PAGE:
I have two gcc (same applies to g++) versions installed. The newer one is the default one:

/usr/bin/gcc      # 4.9.2
/usr/bin/gcc-4.4  # 4.4.7

For my make command I want to use gcc-4.4 / g++-4.4.

I've tried these three variantes but none seems to work:

export CC="gcc-4.4"
export CPP="g++-4.4"

export CC=/usr/bin/gcc-4.4
export CPP=/usr/bin/g++-4.4

export gcc=/usr/bin/gcc-4.4
export g++=/usr/bin/g++-4.4

The Makefile defines:

# Compiler Options
CC       = gcc
CPP      = g++
LD       = g++

The compiler used by the Makefile is still 4.9.2. How can I use 4.4.7?


GNU Make manual, 6.10 Variables from the Environment:

Variables in make can come from the environment in which make is run. Every environment variable that make sees when it starts up is transformed into a make variable with the same name and value. However, an explicit assignment in the makefile, or with a command argument, overrides the environment. (If the -e flag is specified, then values from the environment override assignments in the makefile. But this is not recommended practice.)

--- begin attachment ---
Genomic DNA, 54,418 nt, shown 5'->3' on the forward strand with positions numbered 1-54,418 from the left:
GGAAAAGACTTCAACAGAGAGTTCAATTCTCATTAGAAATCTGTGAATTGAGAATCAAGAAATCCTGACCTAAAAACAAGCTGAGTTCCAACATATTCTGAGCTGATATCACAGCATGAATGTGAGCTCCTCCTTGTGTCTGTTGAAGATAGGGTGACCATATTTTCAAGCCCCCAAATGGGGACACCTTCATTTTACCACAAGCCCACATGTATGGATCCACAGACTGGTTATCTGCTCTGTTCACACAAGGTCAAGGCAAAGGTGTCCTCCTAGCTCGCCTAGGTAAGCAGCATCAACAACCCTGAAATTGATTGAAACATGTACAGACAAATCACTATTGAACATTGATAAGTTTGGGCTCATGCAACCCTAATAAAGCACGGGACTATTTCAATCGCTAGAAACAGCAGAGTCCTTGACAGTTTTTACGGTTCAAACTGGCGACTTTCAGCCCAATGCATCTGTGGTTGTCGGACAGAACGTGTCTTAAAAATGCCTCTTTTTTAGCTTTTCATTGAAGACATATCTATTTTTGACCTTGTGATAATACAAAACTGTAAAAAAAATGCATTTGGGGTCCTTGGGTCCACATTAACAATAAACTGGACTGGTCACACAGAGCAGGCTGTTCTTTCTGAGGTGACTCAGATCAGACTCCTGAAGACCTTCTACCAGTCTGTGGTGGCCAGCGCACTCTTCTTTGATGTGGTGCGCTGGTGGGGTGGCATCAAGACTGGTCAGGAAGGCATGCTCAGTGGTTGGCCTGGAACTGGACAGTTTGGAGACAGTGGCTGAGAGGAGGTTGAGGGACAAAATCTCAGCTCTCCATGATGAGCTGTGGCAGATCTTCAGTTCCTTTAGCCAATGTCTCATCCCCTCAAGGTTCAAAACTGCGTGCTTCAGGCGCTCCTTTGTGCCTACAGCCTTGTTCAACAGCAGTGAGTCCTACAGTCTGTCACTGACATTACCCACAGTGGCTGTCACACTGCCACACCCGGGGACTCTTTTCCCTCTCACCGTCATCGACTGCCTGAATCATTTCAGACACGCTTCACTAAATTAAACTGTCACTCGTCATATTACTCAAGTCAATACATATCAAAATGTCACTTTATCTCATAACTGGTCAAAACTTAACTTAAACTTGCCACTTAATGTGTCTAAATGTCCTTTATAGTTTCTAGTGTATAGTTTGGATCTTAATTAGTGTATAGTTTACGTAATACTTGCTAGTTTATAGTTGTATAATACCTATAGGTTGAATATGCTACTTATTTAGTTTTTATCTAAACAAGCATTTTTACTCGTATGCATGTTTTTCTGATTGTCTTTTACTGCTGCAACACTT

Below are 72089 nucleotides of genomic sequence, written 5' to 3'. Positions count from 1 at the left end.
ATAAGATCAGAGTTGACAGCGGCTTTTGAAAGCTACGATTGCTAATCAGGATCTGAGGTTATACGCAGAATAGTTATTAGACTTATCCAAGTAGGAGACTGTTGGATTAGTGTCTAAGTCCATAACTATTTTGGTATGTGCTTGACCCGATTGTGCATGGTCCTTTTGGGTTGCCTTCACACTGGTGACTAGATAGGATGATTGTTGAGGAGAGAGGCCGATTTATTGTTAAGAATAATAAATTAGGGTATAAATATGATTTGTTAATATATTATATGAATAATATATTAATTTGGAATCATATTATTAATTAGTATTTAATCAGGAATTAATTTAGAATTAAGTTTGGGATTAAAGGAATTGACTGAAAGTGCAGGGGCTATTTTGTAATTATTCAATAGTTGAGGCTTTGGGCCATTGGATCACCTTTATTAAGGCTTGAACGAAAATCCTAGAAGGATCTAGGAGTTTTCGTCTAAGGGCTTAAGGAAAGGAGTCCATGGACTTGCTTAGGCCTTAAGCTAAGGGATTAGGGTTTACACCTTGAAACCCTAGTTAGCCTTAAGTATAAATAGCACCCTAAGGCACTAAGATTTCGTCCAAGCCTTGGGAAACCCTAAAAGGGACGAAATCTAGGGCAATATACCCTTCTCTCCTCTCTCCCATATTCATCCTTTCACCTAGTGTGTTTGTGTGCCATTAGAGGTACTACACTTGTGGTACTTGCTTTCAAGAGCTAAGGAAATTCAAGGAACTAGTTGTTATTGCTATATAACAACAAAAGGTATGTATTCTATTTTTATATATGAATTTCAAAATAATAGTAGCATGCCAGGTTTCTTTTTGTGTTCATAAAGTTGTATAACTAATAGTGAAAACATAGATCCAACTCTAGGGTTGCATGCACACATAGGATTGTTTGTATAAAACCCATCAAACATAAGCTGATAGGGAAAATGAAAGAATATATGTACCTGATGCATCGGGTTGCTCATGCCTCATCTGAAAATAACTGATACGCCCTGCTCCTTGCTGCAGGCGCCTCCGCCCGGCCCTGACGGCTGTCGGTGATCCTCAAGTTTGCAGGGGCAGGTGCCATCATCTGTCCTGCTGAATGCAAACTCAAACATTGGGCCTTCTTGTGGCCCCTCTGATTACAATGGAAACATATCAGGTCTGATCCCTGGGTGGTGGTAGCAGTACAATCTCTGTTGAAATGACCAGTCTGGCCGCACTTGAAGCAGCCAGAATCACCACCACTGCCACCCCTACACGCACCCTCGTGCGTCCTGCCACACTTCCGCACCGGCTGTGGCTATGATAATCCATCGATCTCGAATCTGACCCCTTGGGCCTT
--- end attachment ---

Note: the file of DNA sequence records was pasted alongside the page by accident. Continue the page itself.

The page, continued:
The recommended practice is to pass these variables on make command line:

$ make CC=gcc-4.4 CPP=g++-4.4 CXX=g++-4.4 LD=g++-4.4

A side note is that CXX is used for compiling C++ code, whereas CPP is for preprocessing. Either the author of the makefile confused CPP with CXX, or the makefile indeed uses CPP for generating dependencies, which has been unnecessary for the last decade or so. See this for more details.

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